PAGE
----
A sequence of numbers is a range of numbers from x to y with x included but y excluded. To get all indizes of a list, you can use range(0, len(seq)). This is damn readable and does not include a nasty -1 like in most other languages. Well… life is not that beautiful. If we change to a one-based numbering system, what will happen? range(1, len(seq)+1)? Seriously? Lua does not exclude y and therefore does not have a nasty +1.

Lists start with 0, because 0 is the firstzeroth number. In a decimal system, the firstzeroth number with two digits is 10. Three digits: 100. The least-significant number is always zero. The firstzeroth number with one digit is 1? This only comes from an exception in mathematics (102..0).

If I want to have all numbers in a list at 2*n indizes in python I will use …

>>> a = [1, 2, 3, 4, 5, 6, 7, 8, 9, 0]
>>> [a[2 * index] for index in xrange(0, len(a) / 2)]
[1, 3, 5, 7, 9]

Again: No nasty +1. Just like Wikipedia points out, it’s about congruence.

I understand that in certain situations it can be useful. If you want to get all numbers at 2n indizes, you probably want to have the mathematical base0=1 and you would be fine with one-based systems. You probably want to get the real firstzeroth number:

>>> import math
>>> a = [0, 1, 1, 2, 3, 5, 8, 13, 21, 34]
>>> [a[2 ** index - 1] for index in xrange(0, int(math.log(len(a), 2)) + 1)]
[0, 1, 2, 13]

For Lua it just says:

a = {0, 1, 1, 2, 3, 5, 8, 13, 21, 34}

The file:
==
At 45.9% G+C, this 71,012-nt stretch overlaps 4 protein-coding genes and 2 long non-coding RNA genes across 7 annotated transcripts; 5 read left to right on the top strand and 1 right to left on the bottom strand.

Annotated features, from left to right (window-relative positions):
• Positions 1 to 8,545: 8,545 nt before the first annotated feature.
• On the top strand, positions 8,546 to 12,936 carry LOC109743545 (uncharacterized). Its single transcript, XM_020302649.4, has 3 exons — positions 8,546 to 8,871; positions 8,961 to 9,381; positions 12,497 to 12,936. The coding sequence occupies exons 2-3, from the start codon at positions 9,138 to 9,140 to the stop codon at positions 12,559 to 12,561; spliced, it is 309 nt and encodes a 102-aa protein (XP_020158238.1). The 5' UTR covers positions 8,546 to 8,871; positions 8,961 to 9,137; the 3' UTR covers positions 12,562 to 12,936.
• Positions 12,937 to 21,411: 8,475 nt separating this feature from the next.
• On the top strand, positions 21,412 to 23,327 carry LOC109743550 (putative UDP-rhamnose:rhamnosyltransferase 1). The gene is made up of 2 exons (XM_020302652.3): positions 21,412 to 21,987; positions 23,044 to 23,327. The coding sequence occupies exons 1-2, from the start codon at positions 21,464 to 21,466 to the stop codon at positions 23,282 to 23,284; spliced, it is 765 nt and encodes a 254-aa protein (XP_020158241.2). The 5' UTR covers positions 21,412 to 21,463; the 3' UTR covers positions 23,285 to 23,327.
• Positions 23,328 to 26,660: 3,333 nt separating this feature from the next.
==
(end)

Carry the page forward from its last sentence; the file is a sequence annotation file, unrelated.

for index=1,math.log(#a+1, 2)+1 do
  print(a[2 ^ index])
end

I have shown only mathematical examples, but science is want I consider to be one of the most important fields for python. Other (especially old-school) languages really suck at this and it’s one of python’s strengths to be fine with scientists from other fields. In a mathematical context one-based systems it might be okay (see MATLAB), but for me a list starting with 1 is unpythonic and not useful. Yes, just like the Lua community I can live with a one-based languages, but I generally consider it to be a design fault.

Thanks to Bruce Leban for this awesome funny reply.

Update: Guido, you got me. It was a joke 😉

Python wants to become one-based?

How not to argue

Am 02.04.11, schrieb zensierter Name:

Ist aber extrem gefährliches Halbwissen das den Studierenden als richtig suggeriert wird, jedoch grundlegend falsch ist….. und damit hier eigentlich nichts verloren hat.

Danke, aber die Entscheidungen, was “hier” etwas verloren hat oder nicht treffen wir gerne selbst. Da es sich um eine *einführende* Lehrveranstaltung handelt (die für Anfänger aufgrund des Themas ohnehin schon mehr als komplex ist) ist hier eine sehr “naive” und grundlegende Herangehensweise durchaus angebracht, wobei auch hier in keinster Weise behauptet wurde, dass dies die “richtige” sei, sondern dass sie innerhalb unseres Gesamtkonzeptes akzeptabel ist.

via tu-graz Newsgroup

How not to argue